World & Nation

Indiana hospital workers get clean bill of health after MERS scare

A man wears a protective mask while feeding camels outside Riyadh, Saudi Arabia, which has urged people to take protective measures against the virus MERS. Health experts say the potentially lethal virus has been found in camels, but they do not know how the virus jumps to humans.

Dozens of hospital workers who were sent home and told to remain in isolation have tested negative for the deadly virus MERS and been cleared to return to work in Indiana, where the nation’s first case of the disease was confirmed earlier this month. 

But as officials in Munster, Ind., announced the end of their MERS scare Monday, health experts in Florida were beginning to deal with another case there, underscoring the ailment’s potential to spread as carriers bring it in from the Middle East.

Both U.S. cases of MERS, short for Middle East Respiratory Syndrome, have been diagnosed in residents of Saudi Arabia who had recently flown to the United States. The World Health Organization says that since the virus was first detected in April 2012, there have been at least 536 confirmed cases and 145 deaths.

Most cases have occurred in Saudi Arabia, but MERS also has turned up across the Arabian Peninsula and in Greece, Germany, France, Italy, the United Kingdom, Malaysia, the Philippines, and most recently, the United States.


The first U.S. case was diagnosed in Munster, about 25 miles south of downtown Chicago, after an American man living and working in the Saudi capital, Riyadh, fell ill while visiting relatives in Indiana. He came to Community Hospital in Munster on April 28, and on May 2, the Centers for Disease Control and Prevention announced he had MERS.

The man was put in isolation to prevent the spread of the disease to healthcare workers and others. He was released from the hospital Friday and has been cleared to travel again.

In a statement Monday, health officials said the hospital workers who had been in contact with the unidentified man came up negative in their first round of tests and also tested negative in subsequent tests.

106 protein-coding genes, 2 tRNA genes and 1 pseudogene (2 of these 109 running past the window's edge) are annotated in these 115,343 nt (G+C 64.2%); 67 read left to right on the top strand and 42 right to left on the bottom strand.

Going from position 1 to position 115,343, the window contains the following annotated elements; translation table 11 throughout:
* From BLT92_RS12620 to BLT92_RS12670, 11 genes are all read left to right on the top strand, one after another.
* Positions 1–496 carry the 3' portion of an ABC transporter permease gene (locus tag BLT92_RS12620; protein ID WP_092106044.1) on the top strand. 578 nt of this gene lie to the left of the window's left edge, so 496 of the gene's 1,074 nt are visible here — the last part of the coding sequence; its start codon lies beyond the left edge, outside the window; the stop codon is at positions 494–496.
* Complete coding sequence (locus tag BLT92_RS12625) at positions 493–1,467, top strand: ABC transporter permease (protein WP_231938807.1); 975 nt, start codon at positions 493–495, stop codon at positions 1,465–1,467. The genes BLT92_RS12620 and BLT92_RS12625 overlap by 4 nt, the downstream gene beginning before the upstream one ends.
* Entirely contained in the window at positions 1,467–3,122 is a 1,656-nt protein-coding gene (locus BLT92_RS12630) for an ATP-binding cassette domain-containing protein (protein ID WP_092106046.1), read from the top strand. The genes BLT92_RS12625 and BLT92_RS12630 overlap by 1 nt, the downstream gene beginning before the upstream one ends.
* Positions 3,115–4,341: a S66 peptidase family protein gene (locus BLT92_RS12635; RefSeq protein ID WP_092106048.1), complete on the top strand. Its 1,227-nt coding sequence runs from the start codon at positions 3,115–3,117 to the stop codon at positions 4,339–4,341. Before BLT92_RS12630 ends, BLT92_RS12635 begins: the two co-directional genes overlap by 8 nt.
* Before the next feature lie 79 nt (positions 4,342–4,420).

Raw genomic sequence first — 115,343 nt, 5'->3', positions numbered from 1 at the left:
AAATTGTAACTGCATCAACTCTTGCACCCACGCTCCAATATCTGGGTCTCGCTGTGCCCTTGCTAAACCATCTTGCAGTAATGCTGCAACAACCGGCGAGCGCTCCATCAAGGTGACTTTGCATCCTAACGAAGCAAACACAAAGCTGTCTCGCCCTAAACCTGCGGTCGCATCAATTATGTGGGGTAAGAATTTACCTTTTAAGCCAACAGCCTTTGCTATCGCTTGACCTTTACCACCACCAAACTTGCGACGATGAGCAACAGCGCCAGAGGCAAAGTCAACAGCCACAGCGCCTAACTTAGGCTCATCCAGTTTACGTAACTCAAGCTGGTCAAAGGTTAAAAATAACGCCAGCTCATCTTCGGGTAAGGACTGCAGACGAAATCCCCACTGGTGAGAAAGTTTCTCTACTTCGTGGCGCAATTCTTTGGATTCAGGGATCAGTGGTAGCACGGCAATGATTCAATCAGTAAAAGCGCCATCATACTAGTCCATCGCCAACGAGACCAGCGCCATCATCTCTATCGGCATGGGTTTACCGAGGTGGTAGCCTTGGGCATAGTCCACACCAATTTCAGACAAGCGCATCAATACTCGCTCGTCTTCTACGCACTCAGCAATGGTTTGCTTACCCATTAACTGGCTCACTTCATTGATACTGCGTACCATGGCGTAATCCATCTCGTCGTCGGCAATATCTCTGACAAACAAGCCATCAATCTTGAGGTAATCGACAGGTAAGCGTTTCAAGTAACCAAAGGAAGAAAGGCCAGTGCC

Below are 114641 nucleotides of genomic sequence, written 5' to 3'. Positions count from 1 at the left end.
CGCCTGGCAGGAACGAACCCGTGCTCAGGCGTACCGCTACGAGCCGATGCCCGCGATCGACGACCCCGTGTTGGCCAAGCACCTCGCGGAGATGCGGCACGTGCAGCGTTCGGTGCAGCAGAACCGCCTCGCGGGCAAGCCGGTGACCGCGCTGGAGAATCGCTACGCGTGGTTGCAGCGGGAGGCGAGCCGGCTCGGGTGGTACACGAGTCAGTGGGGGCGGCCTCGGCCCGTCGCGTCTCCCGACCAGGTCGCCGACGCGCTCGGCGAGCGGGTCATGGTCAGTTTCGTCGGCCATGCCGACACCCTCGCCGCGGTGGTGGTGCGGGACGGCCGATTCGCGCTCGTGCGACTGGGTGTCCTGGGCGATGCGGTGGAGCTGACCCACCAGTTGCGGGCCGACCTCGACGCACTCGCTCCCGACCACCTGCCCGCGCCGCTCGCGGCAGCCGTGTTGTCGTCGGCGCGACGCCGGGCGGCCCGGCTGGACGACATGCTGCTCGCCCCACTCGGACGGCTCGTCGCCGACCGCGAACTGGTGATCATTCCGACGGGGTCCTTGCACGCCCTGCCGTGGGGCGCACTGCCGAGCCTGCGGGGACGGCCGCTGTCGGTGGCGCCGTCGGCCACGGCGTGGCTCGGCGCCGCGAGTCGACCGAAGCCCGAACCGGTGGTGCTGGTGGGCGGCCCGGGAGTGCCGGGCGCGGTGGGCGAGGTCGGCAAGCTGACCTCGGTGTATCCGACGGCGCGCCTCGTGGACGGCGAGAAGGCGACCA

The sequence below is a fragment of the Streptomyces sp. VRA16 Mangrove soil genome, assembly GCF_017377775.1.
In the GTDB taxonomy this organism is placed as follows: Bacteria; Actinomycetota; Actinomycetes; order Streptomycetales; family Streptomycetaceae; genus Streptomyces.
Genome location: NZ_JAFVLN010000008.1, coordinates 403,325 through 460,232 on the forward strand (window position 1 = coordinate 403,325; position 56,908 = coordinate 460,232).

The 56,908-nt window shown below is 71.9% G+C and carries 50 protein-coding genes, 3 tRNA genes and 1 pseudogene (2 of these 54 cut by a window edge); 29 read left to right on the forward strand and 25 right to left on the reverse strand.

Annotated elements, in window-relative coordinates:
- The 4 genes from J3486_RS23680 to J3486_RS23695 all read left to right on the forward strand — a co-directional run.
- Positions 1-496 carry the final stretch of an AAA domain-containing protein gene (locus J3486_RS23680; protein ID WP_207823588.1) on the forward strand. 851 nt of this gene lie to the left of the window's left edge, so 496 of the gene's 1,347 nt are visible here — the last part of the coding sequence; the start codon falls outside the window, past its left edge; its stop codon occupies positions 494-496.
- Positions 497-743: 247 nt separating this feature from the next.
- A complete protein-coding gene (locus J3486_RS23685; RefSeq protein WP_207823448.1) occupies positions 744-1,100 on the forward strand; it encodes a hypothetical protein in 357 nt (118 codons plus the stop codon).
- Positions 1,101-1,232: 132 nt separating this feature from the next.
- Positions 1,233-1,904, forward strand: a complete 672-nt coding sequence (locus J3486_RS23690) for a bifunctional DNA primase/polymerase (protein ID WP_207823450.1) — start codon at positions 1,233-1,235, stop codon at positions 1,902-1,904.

“These employees are cleared to return to work and discontinue home isolation,” the hospital said in a statement.


“The public can be reassured that there is no risk to the community, as there have been no reported cases of people without symptoms transmitting this virus to another person,” said the hospital’s chief medical information officer, Alan Kumar.

Symptoms of the disease include fever, coughing and respiratory distress, which led another Saudi resident recently arrived from Saudi Arabia to visit an Orlando, Fla., hospital on May 8. On Monday, the Centers for Disease Control and Prevention and Florida health officials announced the man had tested positive for MERS and that he had begun feeling ill on May 1.

Efforts were underway to alert hundreds of people who may have had contact with the unidentified man during a series of plane flights he made while traveling from Jidda, Saudi Arabia. His case was not believed linked to the Indiana one.

While MERS has a high mortality rate, health officials say it appears far less contagious than another coronavirus, SARS, which swept the globe in 2003 and killed hundreds of people, mostly in Asia. They believe MERS can only be spread through close and prolonged contact and after a MERS carrier is showing symptoms.

Many of the victims have been healthcare workers believed to have been exposed to MERS on the job.

But the coronavirus -- so-called because of its crown-like shape -- worries experts because there is no known cause and no treatment. 

“Whenever you don’t fully understand a disease, it’s a problem,” said David L. Heymann, an epidemiologist and professor at the London School of Hygiene and Tropical Medicine. “The problem is that studies don’t tell us how this is transmitted to humans.”

MERS has been found in camels, but Heymann said determining how it jumped to humans would require extensive case control studies, which have not been done yet in Saudi Arabia.